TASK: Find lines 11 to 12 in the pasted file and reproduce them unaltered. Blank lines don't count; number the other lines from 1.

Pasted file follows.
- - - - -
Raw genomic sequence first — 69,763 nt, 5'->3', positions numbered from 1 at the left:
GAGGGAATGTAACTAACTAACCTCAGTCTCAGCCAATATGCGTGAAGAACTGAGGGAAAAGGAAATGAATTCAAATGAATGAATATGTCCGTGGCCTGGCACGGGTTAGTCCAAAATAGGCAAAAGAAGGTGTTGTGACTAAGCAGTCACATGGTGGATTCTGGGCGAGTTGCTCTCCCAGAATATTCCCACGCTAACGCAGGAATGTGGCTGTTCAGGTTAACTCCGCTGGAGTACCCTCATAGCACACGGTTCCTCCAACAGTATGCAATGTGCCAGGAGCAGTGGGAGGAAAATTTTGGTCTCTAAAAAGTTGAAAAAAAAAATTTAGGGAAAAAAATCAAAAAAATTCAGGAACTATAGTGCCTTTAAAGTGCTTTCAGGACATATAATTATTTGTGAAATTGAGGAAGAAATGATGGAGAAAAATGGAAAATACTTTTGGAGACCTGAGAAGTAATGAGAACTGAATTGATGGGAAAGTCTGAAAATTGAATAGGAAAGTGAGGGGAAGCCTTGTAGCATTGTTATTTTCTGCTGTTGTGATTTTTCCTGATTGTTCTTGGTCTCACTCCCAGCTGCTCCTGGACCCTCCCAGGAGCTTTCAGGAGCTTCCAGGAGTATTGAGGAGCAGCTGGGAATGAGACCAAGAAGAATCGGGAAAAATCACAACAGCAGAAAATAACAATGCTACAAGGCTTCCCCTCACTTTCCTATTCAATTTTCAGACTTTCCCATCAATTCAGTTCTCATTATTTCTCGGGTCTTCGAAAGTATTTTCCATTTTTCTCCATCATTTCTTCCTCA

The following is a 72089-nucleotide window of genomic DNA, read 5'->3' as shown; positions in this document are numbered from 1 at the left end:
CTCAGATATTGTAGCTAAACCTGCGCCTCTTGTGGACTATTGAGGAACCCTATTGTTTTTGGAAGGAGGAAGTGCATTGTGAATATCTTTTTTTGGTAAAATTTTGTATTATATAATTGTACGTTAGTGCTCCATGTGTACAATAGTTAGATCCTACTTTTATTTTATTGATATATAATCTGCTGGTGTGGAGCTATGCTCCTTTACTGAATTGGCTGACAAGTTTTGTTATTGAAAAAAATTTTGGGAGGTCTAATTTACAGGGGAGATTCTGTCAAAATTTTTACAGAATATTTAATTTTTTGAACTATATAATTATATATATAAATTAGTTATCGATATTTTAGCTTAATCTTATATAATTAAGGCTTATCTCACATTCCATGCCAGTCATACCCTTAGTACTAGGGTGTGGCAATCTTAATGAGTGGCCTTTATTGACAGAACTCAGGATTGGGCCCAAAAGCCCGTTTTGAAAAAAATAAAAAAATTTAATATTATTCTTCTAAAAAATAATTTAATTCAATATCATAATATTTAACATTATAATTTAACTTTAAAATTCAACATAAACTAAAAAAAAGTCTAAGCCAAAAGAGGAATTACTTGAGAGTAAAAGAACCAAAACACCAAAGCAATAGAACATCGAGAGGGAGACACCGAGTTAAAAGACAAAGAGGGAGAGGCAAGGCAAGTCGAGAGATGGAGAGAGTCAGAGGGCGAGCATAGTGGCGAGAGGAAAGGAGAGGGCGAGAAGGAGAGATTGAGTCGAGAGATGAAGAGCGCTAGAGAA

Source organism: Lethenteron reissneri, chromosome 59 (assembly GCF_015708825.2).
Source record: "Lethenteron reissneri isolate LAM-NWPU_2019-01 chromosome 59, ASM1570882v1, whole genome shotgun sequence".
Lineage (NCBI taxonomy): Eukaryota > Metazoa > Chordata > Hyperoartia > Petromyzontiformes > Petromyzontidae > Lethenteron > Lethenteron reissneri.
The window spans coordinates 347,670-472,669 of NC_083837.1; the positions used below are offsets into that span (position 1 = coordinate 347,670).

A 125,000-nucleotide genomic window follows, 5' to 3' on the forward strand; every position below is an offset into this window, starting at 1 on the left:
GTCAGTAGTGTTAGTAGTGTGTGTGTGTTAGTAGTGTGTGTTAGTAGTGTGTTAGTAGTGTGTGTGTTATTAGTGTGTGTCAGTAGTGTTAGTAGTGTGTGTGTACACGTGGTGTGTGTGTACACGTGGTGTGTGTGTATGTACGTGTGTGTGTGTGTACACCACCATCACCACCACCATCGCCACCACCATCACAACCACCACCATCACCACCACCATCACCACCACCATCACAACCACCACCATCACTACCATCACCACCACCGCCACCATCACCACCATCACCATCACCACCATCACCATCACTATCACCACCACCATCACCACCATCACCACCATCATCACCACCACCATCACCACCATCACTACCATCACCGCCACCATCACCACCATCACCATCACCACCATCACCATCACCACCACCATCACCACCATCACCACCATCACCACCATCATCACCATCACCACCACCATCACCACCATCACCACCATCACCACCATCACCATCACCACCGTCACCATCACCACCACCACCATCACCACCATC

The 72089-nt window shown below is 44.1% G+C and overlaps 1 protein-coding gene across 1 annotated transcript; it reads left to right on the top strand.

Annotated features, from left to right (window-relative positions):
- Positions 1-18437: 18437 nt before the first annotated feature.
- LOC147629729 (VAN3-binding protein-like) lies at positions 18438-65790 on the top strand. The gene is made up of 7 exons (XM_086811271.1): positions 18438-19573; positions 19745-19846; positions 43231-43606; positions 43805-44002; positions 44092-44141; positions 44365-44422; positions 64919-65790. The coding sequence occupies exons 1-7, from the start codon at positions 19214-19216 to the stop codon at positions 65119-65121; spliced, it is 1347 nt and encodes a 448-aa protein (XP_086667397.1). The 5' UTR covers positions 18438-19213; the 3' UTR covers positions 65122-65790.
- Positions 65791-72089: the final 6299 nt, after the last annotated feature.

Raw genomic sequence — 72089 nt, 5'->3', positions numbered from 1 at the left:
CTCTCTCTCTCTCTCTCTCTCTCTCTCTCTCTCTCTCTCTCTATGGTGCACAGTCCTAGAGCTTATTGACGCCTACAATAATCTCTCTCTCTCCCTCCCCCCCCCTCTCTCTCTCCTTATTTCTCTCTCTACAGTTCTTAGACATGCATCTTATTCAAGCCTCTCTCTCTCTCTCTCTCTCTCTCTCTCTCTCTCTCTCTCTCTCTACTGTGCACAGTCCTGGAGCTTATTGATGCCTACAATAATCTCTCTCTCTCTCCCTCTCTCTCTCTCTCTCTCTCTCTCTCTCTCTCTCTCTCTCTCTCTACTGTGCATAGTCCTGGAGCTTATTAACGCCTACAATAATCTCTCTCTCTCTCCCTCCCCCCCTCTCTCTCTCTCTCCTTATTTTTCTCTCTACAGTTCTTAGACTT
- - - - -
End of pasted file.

The 72089-nt window shown below is 44.1% G+C and overlaps 1 protein-coding gene across 1 annotated transcript; it reads left to right on the top strand.

Annotated features, from left to right (window-relative positions):